Health and genetics may be something that is out of your control for the most part. If you have a rooster that is just naturally prone to illness or other inherited conditions, then you may not have a lot you can do about it. 

Do Roosters Live Longer Than Hens? 

It is not unusual for the female of a species to generally live longer than the males. The same goes for chickens. The average lifespan for a female chicken is about 5 – 10 years, a rooster is closer to 8 years max on average.

However, there are always exceptions to this, as sometimes the incredible happens and you have a rooster that lives to be over 15 years old. 

When Is A Rooster Fully Grown And Sexually Mature?

Most roosters are able to mate as early as 4 months old, however, they are still considered a cockerel until they are closer to a year of age. A cockerel is just a young rooster. An average-sized breed of rooster, not one that is a giant breed, will typically reach fully grown once they are around 6 months or 24 weeks of age.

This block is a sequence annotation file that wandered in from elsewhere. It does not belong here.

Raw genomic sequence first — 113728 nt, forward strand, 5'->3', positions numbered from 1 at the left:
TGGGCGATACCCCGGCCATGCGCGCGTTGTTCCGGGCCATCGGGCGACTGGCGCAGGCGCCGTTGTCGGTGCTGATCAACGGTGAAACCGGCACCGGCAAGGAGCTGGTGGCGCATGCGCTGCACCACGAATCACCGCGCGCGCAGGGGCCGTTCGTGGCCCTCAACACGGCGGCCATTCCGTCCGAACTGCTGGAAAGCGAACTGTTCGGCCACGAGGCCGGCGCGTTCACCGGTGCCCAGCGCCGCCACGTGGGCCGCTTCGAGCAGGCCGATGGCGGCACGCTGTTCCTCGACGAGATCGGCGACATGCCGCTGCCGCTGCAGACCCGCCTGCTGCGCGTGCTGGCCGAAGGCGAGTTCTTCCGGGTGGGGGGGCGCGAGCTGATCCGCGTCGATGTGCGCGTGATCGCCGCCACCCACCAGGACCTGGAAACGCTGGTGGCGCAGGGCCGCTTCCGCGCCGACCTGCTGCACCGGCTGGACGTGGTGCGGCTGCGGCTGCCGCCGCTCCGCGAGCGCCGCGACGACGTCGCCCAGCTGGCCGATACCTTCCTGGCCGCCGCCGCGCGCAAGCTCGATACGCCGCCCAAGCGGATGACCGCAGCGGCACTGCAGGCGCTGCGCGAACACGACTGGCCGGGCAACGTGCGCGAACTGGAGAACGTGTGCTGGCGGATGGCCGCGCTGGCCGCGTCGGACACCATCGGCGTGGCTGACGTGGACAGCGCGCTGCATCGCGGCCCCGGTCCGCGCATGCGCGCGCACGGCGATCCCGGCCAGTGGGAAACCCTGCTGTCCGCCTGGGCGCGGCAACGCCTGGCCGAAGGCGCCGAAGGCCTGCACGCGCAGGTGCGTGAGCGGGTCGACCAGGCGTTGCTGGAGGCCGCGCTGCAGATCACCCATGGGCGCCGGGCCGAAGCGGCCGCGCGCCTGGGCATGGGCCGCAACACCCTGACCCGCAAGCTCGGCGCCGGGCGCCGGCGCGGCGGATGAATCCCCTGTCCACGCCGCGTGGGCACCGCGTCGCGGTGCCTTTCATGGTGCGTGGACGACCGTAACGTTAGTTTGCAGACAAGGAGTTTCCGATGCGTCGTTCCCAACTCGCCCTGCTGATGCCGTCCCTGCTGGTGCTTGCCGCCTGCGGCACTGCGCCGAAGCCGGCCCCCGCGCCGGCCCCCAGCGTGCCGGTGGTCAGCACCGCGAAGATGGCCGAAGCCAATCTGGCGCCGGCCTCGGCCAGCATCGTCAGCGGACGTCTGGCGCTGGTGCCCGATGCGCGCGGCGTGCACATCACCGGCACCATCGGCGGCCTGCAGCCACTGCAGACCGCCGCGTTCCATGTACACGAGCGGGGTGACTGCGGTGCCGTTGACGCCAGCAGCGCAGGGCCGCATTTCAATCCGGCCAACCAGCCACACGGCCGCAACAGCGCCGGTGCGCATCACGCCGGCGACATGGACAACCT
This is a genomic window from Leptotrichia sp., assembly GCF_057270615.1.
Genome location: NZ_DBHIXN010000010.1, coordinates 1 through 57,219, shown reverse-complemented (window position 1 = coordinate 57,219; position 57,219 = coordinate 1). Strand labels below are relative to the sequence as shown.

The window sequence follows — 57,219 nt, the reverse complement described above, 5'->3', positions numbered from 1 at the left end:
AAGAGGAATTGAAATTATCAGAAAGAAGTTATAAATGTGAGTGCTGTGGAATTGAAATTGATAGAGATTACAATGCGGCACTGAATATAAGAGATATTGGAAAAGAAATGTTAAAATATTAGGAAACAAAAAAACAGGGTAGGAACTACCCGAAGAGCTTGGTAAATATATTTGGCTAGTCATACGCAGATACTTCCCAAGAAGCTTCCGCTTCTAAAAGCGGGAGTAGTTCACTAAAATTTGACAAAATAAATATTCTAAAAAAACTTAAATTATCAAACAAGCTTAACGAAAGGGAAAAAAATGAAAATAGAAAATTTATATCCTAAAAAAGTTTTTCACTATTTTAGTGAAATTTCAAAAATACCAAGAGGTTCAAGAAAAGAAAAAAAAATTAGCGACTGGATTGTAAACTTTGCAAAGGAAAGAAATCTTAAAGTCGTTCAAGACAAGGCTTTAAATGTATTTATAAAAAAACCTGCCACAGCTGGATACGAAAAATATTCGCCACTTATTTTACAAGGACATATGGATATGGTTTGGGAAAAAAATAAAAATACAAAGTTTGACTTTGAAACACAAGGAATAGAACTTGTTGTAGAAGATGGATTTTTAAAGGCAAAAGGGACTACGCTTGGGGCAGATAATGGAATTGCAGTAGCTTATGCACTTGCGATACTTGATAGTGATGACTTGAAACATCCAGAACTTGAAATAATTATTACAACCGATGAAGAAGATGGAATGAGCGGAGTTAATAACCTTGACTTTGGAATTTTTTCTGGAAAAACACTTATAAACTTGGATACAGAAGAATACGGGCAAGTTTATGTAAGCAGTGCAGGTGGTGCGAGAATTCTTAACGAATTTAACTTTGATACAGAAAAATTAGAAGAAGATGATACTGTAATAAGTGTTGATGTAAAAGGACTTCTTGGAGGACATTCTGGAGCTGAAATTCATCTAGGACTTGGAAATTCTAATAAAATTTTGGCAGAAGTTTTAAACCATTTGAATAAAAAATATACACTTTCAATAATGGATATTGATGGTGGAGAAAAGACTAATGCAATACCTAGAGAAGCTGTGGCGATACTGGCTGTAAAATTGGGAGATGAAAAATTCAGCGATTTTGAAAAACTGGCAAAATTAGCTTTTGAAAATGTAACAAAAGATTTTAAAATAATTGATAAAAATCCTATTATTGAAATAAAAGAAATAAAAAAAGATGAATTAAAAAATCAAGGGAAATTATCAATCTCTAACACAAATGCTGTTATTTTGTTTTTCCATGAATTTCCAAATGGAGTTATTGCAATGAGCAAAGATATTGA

As mentioned, a cockerel can technically mate with a hen as early as 4 months old, but they will most likely not have the best technique, nor fertility levels, but he will certainly try. In general, most farmers and backyard chicken raisers agree that a rooster is not fully mature until about a year of age. 

Related article you should read: At What Age Is A Rooster Full-Grown? (Fertility, Crowing, etc.)

How Long Are Roosters Fertile? 

Most of the time the average rooster will remain fertile until they are about 5 to 6 years old. Their fertility levels will begin to wane around that time and a higher incidence of chick mortality will be noticed eventually. 

An aging rooster will also mate and crow less than the younger guys. Making his lack of libido somewhat obvious. However, there are several chicken raisers that say their old rooster kept fertilizing eggs far past the age of 6 years. 

How Can You Tell How Old A Rooster Is?

Telling the age of a chicken can be particularly tricky, especially if they are young. There are a few telling signs though that can help you figure out the age of some chickens, such as the spurs on the legs, their feathers and the condition of their comb and face.